But the real joy from Endless Space comes from a strength of the genre itself. Knowing that your responsible for untold trillions of individuals in massive populations in elongated struggles with aliens satisfies the deepest of power fantasies, and I can’t recommend this game enough for that thrill.
Some time ago, I wrote a review here on Gravity Rush and my thoughts were largely positive. Yes, control problems did surface fairly quickly and the game wasn’t always as dynamic and exciting as it could have been, but what we were left with was an interesting, artistic, unique action game that fit perfectly on Sony’s newfangled Vita.
From an easily likable protagonist to a sweeping soundtrack that really deserves more attention, Gravity Rush is really one of the best experiences to be had on the PlayStation Vita. Controlled falling is not a mechanic common to games, and Gravity Rush shows what a shame that is.
It is unfortunate that the game didn’t live up to the greatness it could have enjoyed with a little more time devoted to making its mechanics smooth and its graphics a little more polished, but the player is given an enticing Ghibli-esque world to explore and a interesting story that inhabits it. So it makes it on my list.
Persona 4 Golden
This is the game I can honestly say I got the most addicted to this year. Man. What a game this is. To be fair, I was a little apprehensive about listing this title as it is merely a remake of a game from four years ago. But then I remembered just what a good game this is, even on my second playthrough.
Persona 4 Golden carries with it an astronomically high standard for JRPGs. It’s like a perfect video game cake, baked with traditional turn-flour, Pokemon creature collection milk, Sims daily life simulator eggs, and a frosting made of undeniably unique charm that overflows on every corner.
I don’t think I’ve ever been as addicted to a JRPG as I have to this one, and if you haven’t played it before you really must. Even if you don’t like JRPGs. Even if you don’t already own a Vita. Even if you don’t like video games. Even if you’re not even human and receiving this through some massive package of Earth transmission data. Get yourself a copy and enjoy the jaw-dropping depth this game has to offer.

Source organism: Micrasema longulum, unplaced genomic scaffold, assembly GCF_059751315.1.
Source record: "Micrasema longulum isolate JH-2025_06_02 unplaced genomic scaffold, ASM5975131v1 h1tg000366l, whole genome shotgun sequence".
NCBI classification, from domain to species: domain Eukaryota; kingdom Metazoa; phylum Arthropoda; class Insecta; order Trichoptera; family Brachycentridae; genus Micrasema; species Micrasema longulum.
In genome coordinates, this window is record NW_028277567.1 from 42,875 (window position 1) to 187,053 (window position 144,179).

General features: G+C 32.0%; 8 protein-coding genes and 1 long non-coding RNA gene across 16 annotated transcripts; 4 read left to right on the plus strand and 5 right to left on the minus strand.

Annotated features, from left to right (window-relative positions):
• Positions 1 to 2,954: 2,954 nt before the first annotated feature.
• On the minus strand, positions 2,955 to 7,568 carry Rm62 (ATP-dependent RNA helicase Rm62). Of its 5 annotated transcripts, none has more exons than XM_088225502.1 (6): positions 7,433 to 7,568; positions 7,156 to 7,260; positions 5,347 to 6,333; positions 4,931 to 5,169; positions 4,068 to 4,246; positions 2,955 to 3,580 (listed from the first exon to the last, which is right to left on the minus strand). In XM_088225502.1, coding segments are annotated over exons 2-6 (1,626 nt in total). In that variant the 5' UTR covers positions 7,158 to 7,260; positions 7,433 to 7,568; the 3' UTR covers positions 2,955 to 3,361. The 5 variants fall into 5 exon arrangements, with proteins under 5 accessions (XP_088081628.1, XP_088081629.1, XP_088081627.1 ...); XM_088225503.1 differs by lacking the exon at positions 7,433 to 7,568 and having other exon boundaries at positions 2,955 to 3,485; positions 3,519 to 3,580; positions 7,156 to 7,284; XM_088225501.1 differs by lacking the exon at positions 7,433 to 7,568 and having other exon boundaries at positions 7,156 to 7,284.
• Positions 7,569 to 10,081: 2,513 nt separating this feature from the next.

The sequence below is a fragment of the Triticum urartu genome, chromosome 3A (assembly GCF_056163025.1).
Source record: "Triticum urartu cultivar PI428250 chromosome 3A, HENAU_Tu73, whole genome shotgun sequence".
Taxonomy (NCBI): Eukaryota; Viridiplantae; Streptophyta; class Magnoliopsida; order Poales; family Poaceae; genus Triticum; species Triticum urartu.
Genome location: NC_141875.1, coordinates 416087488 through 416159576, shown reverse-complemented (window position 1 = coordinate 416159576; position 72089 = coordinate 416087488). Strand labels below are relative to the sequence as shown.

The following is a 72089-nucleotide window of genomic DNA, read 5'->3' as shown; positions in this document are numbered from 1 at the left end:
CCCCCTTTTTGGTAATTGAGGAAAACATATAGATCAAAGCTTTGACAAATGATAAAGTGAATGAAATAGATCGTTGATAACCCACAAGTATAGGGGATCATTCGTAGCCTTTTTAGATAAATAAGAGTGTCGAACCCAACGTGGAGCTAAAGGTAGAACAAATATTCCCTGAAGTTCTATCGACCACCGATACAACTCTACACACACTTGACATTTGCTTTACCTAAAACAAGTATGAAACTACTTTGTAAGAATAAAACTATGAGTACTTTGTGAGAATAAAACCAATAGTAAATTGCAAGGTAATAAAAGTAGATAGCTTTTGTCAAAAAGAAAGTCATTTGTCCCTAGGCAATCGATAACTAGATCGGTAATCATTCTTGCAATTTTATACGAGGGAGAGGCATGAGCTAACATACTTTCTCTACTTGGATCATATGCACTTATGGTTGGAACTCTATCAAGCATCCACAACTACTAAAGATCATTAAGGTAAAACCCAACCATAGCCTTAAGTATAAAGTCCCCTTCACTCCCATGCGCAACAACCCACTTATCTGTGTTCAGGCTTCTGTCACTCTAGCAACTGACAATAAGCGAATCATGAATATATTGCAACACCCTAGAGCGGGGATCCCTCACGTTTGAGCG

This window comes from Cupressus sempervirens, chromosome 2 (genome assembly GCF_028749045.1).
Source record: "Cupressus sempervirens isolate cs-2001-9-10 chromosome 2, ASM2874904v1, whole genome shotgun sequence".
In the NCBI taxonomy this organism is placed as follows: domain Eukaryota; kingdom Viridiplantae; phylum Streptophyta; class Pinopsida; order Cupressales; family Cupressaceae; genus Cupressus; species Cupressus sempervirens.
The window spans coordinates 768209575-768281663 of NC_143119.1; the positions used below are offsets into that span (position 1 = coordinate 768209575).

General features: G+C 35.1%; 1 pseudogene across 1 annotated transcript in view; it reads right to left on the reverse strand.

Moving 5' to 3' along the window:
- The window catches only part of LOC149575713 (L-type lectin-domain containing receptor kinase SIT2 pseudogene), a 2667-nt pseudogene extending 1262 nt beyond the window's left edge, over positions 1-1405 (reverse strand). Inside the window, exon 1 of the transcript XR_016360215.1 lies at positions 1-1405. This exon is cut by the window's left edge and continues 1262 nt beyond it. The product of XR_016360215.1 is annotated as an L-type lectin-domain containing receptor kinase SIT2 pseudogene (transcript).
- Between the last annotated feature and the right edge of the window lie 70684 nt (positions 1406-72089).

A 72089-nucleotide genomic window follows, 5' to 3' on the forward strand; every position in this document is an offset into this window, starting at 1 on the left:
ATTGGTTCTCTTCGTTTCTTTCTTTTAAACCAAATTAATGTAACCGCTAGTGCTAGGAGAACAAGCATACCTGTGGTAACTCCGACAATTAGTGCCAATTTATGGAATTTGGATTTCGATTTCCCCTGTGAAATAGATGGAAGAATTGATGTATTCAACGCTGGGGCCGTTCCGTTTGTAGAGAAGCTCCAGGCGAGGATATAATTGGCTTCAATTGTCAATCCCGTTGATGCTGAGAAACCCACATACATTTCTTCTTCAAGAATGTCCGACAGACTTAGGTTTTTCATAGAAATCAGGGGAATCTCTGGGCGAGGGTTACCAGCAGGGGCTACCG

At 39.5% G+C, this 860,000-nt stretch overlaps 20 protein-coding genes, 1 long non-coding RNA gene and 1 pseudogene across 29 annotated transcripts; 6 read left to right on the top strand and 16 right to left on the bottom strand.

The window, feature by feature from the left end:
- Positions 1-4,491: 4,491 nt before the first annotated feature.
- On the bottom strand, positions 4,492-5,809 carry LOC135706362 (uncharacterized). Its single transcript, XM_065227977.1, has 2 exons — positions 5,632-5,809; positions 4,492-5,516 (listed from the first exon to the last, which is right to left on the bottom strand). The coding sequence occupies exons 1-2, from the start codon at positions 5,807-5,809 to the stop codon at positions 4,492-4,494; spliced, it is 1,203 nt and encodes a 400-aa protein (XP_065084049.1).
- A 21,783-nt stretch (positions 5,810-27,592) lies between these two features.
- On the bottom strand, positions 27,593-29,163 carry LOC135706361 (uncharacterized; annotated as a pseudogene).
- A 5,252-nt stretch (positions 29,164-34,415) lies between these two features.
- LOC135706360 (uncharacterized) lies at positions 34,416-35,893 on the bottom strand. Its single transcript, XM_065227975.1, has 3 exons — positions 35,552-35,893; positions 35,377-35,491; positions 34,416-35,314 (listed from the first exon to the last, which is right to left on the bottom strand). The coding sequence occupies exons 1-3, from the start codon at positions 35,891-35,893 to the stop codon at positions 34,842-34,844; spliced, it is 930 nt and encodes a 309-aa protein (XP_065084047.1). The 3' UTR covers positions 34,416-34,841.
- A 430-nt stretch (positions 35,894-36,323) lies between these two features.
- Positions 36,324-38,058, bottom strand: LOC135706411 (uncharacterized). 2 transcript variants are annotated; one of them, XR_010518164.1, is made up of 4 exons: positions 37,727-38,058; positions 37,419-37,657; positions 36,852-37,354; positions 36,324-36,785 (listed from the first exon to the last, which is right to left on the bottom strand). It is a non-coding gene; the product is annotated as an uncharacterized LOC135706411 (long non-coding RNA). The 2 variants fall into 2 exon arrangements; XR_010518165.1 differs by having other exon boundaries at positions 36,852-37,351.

This is the last handheld game I swear. But it deserves attention nonetheless! I bought this game mostly on a whim, as the concept intrigued me thanks to a hands-on video the guys at Queasy Games put out. I was pleasantly surprised by a game with thoughtful visual simplicity married to a fantastic musical interactivity.
Yeah, the game is short, but the stage builder and bustling community surrounding it far and away make up for any length shortcomings. And on the topic of stage editors, Sound Shape‘s is quite nice and offers all the customization options to potentially outdo the creators, if you have the right combination of musical, game design, and visually artistic understanding necessary to do so.
You’re likely at least a little sick of hearing praise for Thatgamecompany’s magnificent masterpiece, no matter how much you may believe that it’s earned it. Truth be told, even I roll my eyes a bit whenever another post on Kotaku comes up about it. But you know what? Screw your (and my) annoyance with repetition. This is an incredible game and I love it with every fiber of my being.
You can probably also spell out all the reasons why, so I won’t go too in-depth into my love for its perfect gameplay-enhanced narrative, beautiful soundtrack and art design, brilliant implementation of multiplayer…
I think you get the idea. It’s a game that made me cry on multiple play throughs and likely fits into my top 5 games of all time. So yeah. Game of the Year to Journey.
It’s been a good year in games. What about you? What toped and inhabited your lists?